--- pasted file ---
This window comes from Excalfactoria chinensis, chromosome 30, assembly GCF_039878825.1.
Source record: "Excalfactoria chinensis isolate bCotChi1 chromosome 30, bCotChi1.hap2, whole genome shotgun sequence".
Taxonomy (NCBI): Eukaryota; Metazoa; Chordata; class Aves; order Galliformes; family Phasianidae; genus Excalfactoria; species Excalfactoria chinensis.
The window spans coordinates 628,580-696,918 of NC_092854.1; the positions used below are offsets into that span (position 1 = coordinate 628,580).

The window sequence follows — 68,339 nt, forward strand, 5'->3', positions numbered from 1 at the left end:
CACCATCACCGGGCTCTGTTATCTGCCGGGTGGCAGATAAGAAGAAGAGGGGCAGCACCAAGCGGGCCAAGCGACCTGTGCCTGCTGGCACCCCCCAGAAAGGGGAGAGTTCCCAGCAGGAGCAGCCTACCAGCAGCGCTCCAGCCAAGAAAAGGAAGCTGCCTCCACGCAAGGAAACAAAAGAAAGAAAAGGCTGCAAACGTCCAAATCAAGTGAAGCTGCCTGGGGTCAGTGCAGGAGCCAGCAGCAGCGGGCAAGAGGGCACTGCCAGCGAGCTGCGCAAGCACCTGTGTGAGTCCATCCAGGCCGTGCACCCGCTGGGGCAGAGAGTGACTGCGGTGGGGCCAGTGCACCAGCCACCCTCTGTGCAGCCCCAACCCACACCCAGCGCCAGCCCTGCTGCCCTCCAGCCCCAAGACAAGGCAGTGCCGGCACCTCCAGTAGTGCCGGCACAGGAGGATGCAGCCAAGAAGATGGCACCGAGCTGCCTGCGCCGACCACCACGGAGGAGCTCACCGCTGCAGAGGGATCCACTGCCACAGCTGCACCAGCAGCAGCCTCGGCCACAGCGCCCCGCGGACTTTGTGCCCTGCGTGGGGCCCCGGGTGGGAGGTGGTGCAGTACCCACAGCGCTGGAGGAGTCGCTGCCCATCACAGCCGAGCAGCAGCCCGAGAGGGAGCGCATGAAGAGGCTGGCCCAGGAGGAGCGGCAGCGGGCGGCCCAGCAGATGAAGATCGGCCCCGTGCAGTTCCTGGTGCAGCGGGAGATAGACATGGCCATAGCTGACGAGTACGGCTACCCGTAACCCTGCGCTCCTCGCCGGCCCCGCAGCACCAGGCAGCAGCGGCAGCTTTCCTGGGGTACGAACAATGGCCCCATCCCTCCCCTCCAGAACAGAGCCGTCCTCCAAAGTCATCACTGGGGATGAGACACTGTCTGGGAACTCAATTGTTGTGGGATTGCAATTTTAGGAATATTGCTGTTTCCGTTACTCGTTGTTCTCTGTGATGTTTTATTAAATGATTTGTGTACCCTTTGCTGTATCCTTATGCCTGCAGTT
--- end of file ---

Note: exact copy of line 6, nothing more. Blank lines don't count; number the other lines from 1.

CACCATCACCGGGCTCTGTTATCTGCCGGGTGGCAGATAAGAAGAAGAGGGGCAGCACCAAGCGGGCCAAGCGACCTGTGCCTGCTGGCACCCCCCAGAAAGGGGAGAGTTCCCAGCAGGAGCAGCCTACCAGCAGCGCTCCAGCCAAGAAAAGGAAGCTGCCTCCACGCAAGGAAACAAAAGAAAGAAAAGGCTGCAAACGTCCAAATCAAGTGAAGCTGCCTGGGGTCAGTGCAGGAGCCAGCAGCAGCGGGCAAGAGGGCACTGCCAGCGAGCTGCGCAAGCACCTGTGTGAGTCCATCCAGGCCGTGCACCCGCTGGGGCAGAGAGTGACTGCGGTGGGGCCAGTGCACCAGCCACCCTCTGTGCAGCCCCAACCCACACCCAGCGCCAGCCCTGCTGCCCTCCAGCCCCAAGACAAGGCAGTGCCGGCACCTCCAGTAGTGCCGGCACAGGAGGATGCAGCCAAGAAGATGGCACCGAGCTGCCTGCGCCGACCACCACGGAGGAGCTCACCGCTGCAGAGGGATCCACTGCCACAGCTGCACCAGCAGCAGCCTCGGCCACAGCGCCCCGCGGACTTTGTGCCCTGCGTGGGGCCCCGGGTGGGAGGTGGTGCAGTACCCACAGCGCTGGAGGAGTCGCTGCCCATCACAGCCGAGCAGCAGCCCGAGAGGGAGCGCATGAAGAGGCTGGCCCAGGAGGAGCGGCAGCGGGCGGCCCAGCAGATGAAGATCGGCCCCGTGCAGTTCCTGGTGCAGCGGGAGATAGACATGGCCATAGCTGACGAGTACGGCTACCCGTAACCCTGCGCTCCTCGCCGGCCCCGCAGCACCAGGCAGCAGCGGCAGCTTTCCTGGGGTACGAACAATGGCCCCATCCCTCCCCTCCAGAACAGAGCCGTCCTCCAAAGTCATCACTGGGGATGAGACACTGTCTGGGAACTCAATTGTTGTGGGATTGCAATTTTAGGAATATTGCTGTTTCCGTTACTCGTTGTTCTCTGTGATGTTTTATTAAATGATTTGTGTACCCTTTGCTGTATCCTTATGCCTGCAGTT